Our pitch on the wild-camping is a dream: in front of us the plain with the Namib dunes, behind us the brown / black granite stones of the Tiras mountains and next to us a shady camel thorn tree. Pure Africa! We are already there at noon and can thus enjoy this dream place extensively. In the late afternoon we make a small hike over part of the 16 hectar farm area – although armed with binoculars and telephoto lenses, we see no animals. Then we have our first self-mixed gin and tonic in Africa, and then another. The sunset and the atmosphere is like you can only find in Africa. The grilled steaks are excellent. Another dream day!

In the warm morning light, we continue – in front of us the deep red dunes of the Namib which create a harmonious and peaceful atmosphere. Kolmanskop, the ghost town from the diamond era of the penultimate century, gradually recaptured by sand and nature, is a stark contrast: a grotesque mood, which is reinforced by the numerous German names and the extreme sandstorm that prevailed during our visit. Also Lüderitz, next to Walvis Bay the only deep-sea port of Namibia, looks like extinct and from another time – here, the clocks have indeed stopped. Our overnight place is in the middle of the desert where we see the rare wild Namib horses, only between 100 and 300 exist.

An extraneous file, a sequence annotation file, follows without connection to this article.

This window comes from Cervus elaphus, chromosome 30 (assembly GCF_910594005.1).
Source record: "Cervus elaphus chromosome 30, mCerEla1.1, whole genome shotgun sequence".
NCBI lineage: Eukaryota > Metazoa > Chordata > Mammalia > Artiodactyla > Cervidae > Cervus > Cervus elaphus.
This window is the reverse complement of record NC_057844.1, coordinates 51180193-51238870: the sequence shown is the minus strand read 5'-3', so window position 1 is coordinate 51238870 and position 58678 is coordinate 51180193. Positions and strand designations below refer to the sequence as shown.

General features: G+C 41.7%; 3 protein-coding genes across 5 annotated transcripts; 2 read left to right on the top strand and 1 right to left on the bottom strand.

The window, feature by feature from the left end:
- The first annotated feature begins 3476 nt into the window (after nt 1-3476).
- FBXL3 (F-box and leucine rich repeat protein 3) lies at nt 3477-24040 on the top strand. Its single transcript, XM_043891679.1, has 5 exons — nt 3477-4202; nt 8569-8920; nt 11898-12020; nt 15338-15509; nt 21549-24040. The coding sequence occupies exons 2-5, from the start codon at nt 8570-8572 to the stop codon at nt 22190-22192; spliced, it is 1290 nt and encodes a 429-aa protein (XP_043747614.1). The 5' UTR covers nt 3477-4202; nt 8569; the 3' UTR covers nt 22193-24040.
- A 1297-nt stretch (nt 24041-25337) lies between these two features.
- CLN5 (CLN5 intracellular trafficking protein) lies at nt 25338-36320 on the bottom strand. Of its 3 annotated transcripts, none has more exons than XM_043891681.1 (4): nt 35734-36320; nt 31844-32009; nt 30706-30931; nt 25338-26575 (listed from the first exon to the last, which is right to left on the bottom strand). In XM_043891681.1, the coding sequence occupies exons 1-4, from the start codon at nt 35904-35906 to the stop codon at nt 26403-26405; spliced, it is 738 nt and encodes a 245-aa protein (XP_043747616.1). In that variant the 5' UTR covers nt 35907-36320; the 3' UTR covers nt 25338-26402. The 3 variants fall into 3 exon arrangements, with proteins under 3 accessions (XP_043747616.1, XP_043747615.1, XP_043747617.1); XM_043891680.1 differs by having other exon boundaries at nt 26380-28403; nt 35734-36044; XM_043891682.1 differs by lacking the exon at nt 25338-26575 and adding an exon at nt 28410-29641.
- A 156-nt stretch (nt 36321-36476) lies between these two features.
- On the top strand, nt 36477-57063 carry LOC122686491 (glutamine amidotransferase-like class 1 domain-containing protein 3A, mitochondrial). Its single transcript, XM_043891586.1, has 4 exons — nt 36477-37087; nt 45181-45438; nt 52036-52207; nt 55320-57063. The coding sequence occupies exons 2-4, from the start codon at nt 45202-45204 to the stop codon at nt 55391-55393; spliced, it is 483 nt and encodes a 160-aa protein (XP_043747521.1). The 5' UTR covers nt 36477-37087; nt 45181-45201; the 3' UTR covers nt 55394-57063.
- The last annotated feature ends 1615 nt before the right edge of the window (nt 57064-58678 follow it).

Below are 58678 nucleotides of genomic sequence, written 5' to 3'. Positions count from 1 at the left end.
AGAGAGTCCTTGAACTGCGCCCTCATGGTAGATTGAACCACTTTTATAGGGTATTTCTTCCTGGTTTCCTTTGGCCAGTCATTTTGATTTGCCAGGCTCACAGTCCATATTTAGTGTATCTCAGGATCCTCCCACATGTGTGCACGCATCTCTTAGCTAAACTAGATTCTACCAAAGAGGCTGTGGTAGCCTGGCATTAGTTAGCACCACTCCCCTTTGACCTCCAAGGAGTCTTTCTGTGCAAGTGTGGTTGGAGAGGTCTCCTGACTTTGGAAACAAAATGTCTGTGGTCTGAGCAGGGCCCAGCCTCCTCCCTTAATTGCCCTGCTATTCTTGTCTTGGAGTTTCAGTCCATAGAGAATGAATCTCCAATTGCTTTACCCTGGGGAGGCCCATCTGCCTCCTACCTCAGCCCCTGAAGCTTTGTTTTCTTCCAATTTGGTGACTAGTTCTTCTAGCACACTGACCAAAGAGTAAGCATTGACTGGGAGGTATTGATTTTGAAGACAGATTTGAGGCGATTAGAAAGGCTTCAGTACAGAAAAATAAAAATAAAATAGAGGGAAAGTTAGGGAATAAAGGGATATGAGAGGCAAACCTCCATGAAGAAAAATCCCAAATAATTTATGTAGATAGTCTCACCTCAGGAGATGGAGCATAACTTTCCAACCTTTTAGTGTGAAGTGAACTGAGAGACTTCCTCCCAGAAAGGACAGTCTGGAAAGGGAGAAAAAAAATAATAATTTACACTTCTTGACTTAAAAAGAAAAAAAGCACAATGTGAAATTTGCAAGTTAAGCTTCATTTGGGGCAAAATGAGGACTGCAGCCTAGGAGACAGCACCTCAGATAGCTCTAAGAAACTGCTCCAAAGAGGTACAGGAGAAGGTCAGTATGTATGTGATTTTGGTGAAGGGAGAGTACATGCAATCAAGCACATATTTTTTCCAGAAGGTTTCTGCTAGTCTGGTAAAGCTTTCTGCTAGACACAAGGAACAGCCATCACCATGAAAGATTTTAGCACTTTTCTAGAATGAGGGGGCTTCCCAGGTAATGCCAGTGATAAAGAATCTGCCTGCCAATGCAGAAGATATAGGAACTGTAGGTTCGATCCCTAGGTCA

Leave a Reply

Your email address will not be published.